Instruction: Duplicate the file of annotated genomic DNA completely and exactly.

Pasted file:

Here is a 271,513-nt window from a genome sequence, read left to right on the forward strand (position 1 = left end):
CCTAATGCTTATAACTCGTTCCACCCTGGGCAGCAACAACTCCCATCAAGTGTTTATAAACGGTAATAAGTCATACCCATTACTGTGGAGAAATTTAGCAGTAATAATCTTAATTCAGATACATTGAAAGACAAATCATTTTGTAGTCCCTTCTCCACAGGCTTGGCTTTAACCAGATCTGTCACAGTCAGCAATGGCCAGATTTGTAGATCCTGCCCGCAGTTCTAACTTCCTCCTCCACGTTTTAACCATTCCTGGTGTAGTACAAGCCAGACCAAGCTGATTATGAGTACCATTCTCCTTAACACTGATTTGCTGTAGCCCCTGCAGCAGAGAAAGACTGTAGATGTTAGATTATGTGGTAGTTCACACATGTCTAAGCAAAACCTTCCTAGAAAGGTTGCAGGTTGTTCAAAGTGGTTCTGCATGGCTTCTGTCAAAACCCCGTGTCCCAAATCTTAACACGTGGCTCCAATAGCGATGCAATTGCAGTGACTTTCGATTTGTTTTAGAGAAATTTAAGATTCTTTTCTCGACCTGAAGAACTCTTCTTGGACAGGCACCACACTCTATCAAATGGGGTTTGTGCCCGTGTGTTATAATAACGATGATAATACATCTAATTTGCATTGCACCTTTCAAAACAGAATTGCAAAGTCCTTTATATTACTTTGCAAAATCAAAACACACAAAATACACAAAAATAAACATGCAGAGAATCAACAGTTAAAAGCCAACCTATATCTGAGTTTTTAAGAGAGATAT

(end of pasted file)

Here is a 271,513-nt window from a genome sequence, read left to right on the forward strand (position 1 = left end):
CCTAATGCTTATAACTCGTTCCACCCTGGGCAGCAACAACTCCCATCAAGTGTTTATAAACGGTAATAAGTCATACCCATTACTGTGGAGAAATTTAGCAGTAATAATCTTAATTCAGATACATTGAAAGACAAATCATTTTGTAGTCCCTTCTCCACAGGCTTGGCTTTAACCAGATCTGTCACAGTCAGCAATGGCCAGATTTGTAGATCCTGCCCGCAGTTCTAACTTCCTCCTCCACGTTTTAACCATTCCTGGTGTAGTACAAGCCAGACCAAGCTGATTATGAGTACCATTCTCCTTAACACTGATTTGCTGTAGCCCCTGCAGCAGAGAAAGACTGTAGATGTTAGATTATGTGGTAGTTCACACATGTCTAAGCAAAACCTTCCTAGAAAGGTTGCAGGTTGTTCAAAGTGGTTCTGCATGGCTTCTGTCAAAACCCCGTGTCCCAAATCTTAACACGTGGCTCCAATAGCGATGCAATTGCAGTGACTTTCGATTTGTTTTAGAGAAATTTAAGATTCTTTTCTCGACCTGAAGAACTCTTCTTGGACAGGCACCACACTCTATCAAATGGGGTTTGTGCCCGTGTGTTATAATAACGATGATAATACATCTAATTTGCATTGCACCTTTCAAAACAGAATTGCAAAGTCCTTTATATTACTTTGCAAAATCAAAACACACAAAATACACAAAAATAAACATGCAGAGAATCAACAGTTAAAAGCCAACCTATATCTGAGTTTTTAAGAGAGATAT